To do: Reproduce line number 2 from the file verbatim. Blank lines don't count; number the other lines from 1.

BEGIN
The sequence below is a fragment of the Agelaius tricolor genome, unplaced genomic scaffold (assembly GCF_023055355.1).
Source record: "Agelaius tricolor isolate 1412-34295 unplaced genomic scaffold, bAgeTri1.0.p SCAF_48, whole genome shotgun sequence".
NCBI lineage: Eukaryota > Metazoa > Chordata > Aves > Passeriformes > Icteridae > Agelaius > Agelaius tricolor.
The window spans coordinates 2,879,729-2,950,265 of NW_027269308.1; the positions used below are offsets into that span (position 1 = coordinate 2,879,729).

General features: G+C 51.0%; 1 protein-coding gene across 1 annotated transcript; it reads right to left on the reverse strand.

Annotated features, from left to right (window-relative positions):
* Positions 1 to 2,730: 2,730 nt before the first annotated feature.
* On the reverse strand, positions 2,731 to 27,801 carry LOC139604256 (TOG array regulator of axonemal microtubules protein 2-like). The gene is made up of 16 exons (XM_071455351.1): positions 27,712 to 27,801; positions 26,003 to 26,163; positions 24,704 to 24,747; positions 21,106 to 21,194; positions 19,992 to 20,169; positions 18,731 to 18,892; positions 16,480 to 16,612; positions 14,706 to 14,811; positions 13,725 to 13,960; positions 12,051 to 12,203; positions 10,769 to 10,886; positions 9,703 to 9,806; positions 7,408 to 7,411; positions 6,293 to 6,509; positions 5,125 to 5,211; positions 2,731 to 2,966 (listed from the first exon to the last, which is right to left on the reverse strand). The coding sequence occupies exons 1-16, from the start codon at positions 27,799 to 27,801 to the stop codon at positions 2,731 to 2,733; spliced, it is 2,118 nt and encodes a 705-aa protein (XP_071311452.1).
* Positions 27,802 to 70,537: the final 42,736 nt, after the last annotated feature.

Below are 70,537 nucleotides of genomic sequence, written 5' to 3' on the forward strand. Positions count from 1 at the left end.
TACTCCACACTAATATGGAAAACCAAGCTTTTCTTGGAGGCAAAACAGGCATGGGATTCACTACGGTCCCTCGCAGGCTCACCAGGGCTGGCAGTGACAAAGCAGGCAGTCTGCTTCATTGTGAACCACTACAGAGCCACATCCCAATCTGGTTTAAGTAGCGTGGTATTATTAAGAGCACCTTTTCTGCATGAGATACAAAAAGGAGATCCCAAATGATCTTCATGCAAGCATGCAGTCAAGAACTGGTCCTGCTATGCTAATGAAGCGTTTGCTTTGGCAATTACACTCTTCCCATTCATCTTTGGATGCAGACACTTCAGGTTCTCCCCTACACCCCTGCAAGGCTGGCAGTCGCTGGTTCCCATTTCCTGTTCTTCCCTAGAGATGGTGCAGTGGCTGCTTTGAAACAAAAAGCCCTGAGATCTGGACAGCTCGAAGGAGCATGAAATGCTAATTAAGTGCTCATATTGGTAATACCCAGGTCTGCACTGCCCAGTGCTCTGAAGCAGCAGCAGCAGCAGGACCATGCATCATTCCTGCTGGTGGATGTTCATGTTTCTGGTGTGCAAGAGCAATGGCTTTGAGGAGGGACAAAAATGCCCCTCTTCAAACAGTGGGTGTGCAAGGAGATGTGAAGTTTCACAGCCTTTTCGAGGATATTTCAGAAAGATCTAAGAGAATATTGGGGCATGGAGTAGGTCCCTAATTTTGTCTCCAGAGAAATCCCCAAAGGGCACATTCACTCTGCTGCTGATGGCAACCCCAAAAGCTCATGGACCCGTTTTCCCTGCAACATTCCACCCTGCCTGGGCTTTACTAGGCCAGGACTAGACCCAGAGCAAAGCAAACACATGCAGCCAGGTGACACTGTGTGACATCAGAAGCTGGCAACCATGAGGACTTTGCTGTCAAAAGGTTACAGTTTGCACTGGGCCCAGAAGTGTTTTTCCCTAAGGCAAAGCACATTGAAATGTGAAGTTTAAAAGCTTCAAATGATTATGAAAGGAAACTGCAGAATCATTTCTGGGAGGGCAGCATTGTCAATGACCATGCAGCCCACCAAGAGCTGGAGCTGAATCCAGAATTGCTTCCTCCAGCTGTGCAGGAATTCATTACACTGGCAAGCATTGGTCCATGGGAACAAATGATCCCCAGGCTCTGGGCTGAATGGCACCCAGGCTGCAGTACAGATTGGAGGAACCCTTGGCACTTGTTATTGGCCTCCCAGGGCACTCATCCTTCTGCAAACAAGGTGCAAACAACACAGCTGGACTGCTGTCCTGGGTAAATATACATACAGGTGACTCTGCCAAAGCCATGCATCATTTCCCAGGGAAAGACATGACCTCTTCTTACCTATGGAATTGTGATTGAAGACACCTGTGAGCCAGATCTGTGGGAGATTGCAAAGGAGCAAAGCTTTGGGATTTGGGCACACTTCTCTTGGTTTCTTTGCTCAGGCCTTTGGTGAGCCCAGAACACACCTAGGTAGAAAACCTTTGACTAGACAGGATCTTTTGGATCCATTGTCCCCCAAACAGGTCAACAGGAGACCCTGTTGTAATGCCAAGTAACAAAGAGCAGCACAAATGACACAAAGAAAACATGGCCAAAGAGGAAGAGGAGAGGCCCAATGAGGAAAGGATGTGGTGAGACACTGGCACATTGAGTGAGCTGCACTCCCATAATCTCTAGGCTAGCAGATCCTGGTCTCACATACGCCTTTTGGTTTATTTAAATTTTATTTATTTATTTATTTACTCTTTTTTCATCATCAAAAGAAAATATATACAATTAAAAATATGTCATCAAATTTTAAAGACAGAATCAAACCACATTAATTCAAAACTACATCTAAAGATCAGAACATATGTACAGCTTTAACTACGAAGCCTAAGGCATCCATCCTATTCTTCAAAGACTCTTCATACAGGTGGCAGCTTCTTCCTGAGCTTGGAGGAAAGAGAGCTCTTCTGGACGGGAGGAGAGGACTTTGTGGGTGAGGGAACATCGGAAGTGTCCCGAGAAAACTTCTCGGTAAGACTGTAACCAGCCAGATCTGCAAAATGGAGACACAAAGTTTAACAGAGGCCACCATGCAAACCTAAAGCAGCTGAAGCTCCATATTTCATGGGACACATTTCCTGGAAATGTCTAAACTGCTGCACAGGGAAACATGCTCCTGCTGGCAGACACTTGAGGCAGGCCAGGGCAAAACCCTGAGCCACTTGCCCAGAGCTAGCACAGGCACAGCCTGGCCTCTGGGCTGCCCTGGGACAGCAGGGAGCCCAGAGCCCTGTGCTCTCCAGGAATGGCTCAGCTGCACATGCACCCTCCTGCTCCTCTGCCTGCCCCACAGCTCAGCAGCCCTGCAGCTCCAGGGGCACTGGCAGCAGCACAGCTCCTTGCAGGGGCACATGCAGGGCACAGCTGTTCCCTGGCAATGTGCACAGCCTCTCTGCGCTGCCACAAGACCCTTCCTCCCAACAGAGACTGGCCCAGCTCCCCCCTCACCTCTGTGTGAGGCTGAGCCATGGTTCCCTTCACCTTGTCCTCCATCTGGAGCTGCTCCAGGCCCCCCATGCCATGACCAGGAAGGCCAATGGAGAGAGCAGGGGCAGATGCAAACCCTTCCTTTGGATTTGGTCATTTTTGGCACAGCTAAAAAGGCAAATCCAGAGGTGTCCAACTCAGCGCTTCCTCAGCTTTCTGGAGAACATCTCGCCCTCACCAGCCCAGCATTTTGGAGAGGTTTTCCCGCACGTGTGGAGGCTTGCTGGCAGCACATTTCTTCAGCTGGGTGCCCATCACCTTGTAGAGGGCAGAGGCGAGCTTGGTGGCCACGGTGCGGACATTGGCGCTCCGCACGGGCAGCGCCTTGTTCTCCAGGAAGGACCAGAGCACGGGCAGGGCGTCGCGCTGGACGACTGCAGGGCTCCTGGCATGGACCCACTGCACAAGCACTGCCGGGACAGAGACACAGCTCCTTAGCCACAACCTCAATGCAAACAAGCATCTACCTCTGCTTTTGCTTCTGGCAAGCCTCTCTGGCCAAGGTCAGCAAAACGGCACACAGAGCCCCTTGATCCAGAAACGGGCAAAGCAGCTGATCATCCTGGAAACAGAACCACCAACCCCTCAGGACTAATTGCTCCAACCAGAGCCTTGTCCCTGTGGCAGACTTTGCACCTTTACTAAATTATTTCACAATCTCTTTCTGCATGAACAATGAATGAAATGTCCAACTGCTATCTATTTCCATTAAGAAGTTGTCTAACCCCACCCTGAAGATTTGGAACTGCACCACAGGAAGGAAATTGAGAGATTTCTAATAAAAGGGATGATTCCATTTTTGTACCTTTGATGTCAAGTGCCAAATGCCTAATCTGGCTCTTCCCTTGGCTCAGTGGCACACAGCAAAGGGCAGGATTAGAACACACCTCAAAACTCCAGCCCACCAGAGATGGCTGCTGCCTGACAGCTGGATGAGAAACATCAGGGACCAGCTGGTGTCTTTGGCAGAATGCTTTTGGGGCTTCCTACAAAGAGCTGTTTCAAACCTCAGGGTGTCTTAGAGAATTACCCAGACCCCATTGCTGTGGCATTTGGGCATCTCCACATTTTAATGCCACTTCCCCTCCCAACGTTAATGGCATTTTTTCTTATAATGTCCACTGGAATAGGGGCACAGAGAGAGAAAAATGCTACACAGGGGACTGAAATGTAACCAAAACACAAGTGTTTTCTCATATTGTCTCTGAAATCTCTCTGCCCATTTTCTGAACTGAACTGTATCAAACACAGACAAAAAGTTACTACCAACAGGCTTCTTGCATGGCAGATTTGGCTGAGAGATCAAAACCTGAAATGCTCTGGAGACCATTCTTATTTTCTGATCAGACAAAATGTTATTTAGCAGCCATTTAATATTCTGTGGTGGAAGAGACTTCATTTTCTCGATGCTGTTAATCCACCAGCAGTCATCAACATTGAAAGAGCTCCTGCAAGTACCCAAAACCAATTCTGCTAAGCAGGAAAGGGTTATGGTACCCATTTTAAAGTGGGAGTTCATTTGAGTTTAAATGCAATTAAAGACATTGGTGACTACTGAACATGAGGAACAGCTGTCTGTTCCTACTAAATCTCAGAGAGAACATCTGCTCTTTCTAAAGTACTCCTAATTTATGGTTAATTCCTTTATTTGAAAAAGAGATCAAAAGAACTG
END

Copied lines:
Source record: "Agelaius tricolor isolate 1412-34295 unplaced genomic scaffold, bAgeTri1.0.p SCAF_48, whole genome shotgun sequence".